Friday, July 07, 2006

Danah at NZMIC
Danah Boyd gave a talk to interested music folks at the NZ Music Industry Commission's offices, Monday night. Here's some random notes from it. Enjoy.

Myspace's initial growth came from band promoters in LA - myspace founder Tom was closely aligned wth them. The promoters set it up so that if you wanted to get into their shows, and their VIP areas, you had to be on Myspace. They'd announce shows there exclusively.

Bands need to have your band name on the home page, not just in the webpage address - to help Google's search function.

Keep it live, keep it interactive - ie put up an early version of a song/or/ a live cut of a song, then send out a bulletin - "check out this tune". Or put up a list of "what i'm listening to now"

Put up video, not just music vids, but random stuff - Myspace pays for bandwidth.

Personalise pages with photos, not just cover art.

For bands, they can use Myspace to send out bulletins, as a way to keep their fans informed on upcoming gigs etc. She suggests using hacks to utilise the site.

Not just about attracting a huge number of friends - there are automated programmes that do that - Bands are now wanting comments rather than a huge number of friends - comments that include a fan's location.

Pre-release your music/video via Myspace - adopted by fans and spread thru their friends.

Myspace has 2 terabytes of data uploaded daily.

Danah noted that Bebo.com is more popular here than Myspace.

Danah says Murdoch has added lawyers and lobbyists to Myspace, but has largely left it alone.

Curently, Myspace is focussing its resources on dealing with the moral panic - two thirds of the staff are searching out porn on Myspace and eliminating it. Danah says they need to be focussing on music, which is their strength.

Myspace has no quality assurance - they expect their users to do it. They throw up 3 or 4 new featrures a day and see if they work.

She thinks next big thing will be mobile, which means it wont be in the States. Phones as multimedia devices. In the US, Kids over 18, with a credit card can get a mobile phone.Under 18, your mobile has to be linked to your parents phone account.

Notes that the Sidekick does IM (instant messaging) via AOL - There are 4 times more downloads to Sidekicks than any other phone. About 500,000 in use in US and Germany.

She asked Myspace the % of females on the site - they can't even do the data for that. They are not running much in the way of statistics at all.


One point that didn't get touched on in the Myspace talkfests - a lot of unsigned NZ bands are using Myspace to create a web presence. Rather than spend mega-dollars on creating and hosting their own site, they use Myspace, to host music, photos, video, etc. they can customise it, make it their own, and it's free.

Oh, and Robyn notes that "interested parties can out examine photographic evidence of the Great Blend." And here's Robyn...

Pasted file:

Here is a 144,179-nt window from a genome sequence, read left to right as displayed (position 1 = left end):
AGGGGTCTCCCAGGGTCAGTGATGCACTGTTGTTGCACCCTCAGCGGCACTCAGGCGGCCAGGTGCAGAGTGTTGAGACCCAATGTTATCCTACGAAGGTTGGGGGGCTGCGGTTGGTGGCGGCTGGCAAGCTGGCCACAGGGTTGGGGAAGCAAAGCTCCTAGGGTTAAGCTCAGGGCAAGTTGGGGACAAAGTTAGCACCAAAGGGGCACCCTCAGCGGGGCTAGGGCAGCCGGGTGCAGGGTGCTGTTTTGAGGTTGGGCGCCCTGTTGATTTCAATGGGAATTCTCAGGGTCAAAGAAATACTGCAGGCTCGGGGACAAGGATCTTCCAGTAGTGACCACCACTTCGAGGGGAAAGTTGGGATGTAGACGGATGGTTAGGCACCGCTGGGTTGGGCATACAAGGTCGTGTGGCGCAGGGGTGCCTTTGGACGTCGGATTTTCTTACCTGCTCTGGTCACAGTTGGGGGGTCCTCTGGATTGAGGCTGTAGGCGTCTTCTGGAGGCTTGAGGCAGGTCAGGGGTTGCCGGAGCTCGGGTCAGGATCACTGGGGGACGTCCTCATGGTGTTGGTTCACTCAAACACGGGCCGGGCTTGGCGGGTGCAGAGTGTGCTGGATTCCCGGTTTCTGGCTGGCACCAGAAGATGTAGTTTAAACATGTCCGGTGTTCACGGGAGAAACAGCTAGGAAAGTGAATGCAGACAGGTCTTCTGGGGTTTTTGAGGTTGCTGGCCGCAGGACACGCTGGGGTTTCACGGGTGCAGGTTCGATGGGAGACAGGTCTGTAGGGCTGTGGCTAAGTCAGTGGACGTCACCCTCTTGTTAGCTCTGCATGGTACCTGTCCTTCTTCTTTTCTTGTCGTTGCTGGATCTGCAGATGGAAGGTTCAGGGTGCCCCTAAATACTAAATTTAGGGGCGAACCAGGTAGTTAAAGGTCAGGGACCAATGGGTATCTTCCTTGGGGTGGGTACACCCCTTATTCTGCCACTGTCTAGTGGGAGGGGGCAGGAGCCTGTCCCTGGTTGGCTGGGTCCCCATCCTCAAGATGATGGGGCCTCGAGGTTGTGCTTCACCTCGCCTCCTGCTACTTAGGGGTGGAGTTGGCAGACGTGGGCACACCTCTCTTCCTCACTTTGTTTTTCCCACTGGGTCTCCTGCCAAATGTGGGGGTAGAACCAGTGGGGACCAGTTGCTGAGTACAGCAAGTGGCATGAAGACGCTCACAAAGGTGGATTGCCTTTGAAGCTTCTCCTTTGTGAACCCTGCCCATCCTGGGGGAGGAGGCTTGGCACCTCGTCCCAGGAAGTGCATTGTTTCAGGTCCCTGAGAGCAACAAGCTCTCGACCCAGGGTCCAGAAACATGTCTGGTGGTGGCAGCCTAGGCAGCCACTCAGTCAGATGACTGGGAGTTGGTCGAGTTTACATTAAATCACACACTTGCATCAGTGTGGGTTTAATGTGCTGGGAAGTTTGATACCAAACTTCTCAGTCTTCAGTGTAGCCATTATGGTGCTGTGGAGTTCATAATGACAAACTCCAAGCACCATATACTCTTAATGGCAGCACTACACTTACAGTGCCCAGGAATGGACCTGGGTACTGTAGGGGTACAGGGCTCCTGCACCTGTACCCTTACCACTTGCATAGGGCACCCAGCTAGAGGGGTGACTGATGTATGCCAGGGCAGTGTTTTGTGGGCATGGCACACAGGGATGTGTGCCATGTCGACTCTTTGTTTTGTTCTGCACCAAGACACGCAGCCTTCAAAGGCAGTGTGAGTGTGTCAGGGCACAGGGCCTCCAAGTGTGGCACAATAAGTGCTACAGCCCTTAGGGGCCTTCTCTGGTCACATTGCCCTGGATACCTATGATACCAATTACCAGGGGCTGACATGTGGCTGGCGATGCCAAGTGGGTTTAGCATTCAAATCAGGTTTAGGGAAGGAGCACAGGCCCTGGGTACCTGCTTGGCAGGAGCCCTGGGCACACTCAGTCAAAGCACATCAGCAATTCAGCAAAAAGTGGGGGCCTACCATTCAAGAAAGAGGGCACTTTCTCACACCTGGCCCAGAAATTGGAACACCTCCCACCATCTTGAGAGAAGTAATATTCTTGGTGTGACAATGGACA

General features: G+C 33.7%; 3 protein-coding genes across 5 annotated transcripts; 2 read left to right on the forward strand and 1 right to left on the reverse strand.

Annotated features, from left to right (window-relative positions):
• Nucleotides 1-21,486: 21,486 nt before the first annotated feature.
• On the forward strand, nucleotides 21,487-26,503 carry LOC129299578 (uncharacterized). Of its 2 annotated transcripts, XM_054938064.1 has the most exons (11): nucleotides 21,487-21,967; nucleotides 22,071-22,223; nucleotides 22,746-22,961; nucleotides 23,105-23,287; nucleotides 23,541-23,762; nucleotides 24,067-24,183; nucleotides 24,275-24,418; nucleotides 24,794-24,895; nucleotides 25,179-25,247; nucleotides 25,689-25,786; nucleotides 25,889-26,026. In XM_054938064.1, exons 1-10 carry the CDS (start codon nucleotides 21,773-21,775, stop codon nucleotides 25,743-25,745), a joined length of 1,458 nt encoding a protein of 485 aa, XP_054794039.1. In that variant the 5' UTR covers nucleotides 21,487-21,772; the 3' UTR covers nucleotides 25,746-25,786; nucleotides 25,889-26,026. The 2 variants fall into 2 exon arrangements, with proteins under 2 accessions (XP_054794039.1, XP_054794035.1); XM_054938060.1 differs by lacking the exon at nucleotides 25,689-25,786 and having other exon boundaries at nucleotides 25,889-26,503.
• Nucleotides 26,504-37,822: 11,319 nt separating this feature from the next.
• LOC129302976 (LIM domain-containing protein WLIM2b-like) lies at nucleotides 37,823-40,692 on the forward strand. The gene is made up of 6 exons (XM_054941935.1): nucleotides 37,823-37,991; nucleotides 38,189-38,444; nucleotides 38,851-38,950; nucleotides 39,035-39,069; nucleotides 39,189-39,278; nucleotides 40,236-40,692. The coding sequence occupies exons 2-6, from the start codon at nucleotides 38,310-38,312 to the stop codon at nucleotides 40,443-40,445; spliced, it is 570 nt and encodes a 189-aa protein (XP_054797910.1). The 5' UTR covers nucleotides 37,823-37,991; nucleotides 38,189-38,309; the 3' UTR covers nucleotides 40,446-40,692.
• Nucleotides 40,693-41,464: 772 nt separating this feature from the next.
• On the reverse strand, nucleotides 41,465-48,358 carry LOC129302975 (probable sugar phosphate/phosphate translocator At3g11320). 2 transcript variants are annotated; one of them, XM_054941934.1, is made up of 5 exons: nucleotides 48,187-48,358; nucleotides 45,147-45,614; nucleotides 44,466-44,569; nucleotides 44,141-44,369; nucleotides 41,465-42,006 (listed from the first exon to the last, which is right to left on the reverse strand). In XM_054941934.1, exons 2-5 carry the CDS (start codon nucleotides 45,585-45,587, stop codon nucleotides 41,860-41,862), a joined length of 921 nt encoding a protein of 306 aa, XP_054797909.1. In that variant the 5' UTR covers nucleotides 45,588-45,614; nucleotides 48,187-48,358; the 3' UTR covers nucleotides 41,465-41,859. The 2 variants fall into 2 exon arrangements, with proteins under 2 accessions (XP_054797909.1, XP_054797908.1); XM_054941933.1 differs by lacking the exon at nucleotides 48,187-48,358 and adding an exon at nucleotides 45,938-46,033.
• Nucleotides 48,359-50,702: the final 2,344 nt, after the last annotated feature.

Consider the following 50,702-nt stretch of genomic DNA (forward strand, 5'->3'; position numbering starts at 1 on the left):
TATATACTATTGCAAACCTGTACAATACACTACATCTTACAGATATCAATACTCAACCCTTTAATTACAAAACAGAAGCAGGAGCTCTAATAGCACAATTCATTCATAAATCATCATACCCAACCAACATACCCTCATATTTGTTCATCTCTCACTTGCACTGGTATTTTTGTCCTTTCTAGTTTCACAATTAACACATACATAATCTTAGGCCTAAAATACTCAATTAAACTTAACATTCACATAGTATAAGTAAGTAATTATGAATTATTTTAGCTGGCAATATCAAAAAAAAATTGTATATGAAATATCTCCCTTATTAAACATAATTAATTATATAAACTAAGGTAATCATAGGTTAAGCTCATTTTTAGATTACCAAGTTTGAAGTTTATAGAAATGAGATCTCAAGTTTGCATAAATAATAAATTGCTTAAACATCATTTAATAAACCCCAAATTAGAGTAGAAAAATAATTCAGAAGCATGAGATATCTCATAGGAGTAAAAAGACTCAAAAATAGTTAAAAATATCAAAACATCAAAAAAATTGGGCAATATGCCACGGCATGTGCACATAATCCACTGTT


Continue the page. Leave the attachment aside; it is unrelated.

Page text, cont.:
and speaking of photographic evidence, Me and James Littlewood (occasional PA contributor) grinning... maybe it was the free coffee, or our cheery dispositions, who knows...



and Matt and me...





From Matt's blog on the PA Great Blend... snip...

Myspace of course was built to run friendster into the ground. Whereas friendster still placed its emphasis on dating and such, Myspace blew it open. Not only the combining of blogging, dating/networking, music, pics etc. into a utility site, but the fact that the HTML coding left it wide open for a flood of teenagers to do what they liked with their pages, and basically recreate their identity online. And basically what is being a teenager? Its appropriating and projecting an identity of an idealised self. Hey, I do it all the time. Ill take a compounded reality with a side of fries, thanks. On the panel, I also raised discussion about sub cultural movements finding a foothold on myspace (Uh huh, yes, emo) like Danah said, its all about gLOCALisation (yeah drop that one next time youre having one of your wanky debates on campus)

But yeah, thrilling enough as it was to be regarded as a myspace expert, next thing Im getting thronged hard by academics, media and tech heads and my consultancy service as youth market internet analyst is in great demand! Watch for me rolling up in my Porsche blinging high as a kite on powdered tiger penis any day now!!!

Even Danah herself wants to interview me for her research but she was in the same boat as me, she wanted to catch Timmy the Schu man laying down beats, while I didnt want to miss Emma Green @ Fu because her myspace says shes single and I think Ive got a crush on her..."

Wednesday, July 05, 2006

Why the loudness wars are killing today's music - link
"Pull out a vinyl record from the 70s or early 80s, and listen to it. Odds are it'll have a big dynamic range -- it'll be whisper-quiet in some parts and booming loud in others. You'll pick up new nuances every time you listen to it. Now listen to any music track recorded in the last ten years, and it'll be radically different. That dynamic range is gone: The entire track is loud, all the way through..." Apprently it's all Oasis fault. Bloody rit-pop.

Why music lovers need a record cleaner - link
"Record Outlet, a small music store in Thousand Oaks, carries used vinyl records as well as CDs. Store owner K.C. Staples said business has been as good as ever.
"Vinyl sales have never really slowed down," he said. "CD sales have slumped, but I'm seeing more junior high through high school young adults buying more records."

HONOUR AMONG THIEVES, or DJ Morality Headscratchers part 1 - Link
When clearing a tune for a compilation becomes a nightmare.... especially when you realise the label you are dealing didn't clear/pay for the samples in the tune you want.

The above links are from the esteemed Andrew Dubber - here's more, in his own words...

"I've recently been maintaining an email list for close personal acquaintances. I send out a message a couple of times a week, containing a plain text list of headlines and links to news, blogs and articles about Online Music. I'm ready to expand that select list to The Wireless constituency. If you'd like to get that email, drop me a note (dubber@gmail.com) and I'll add you. "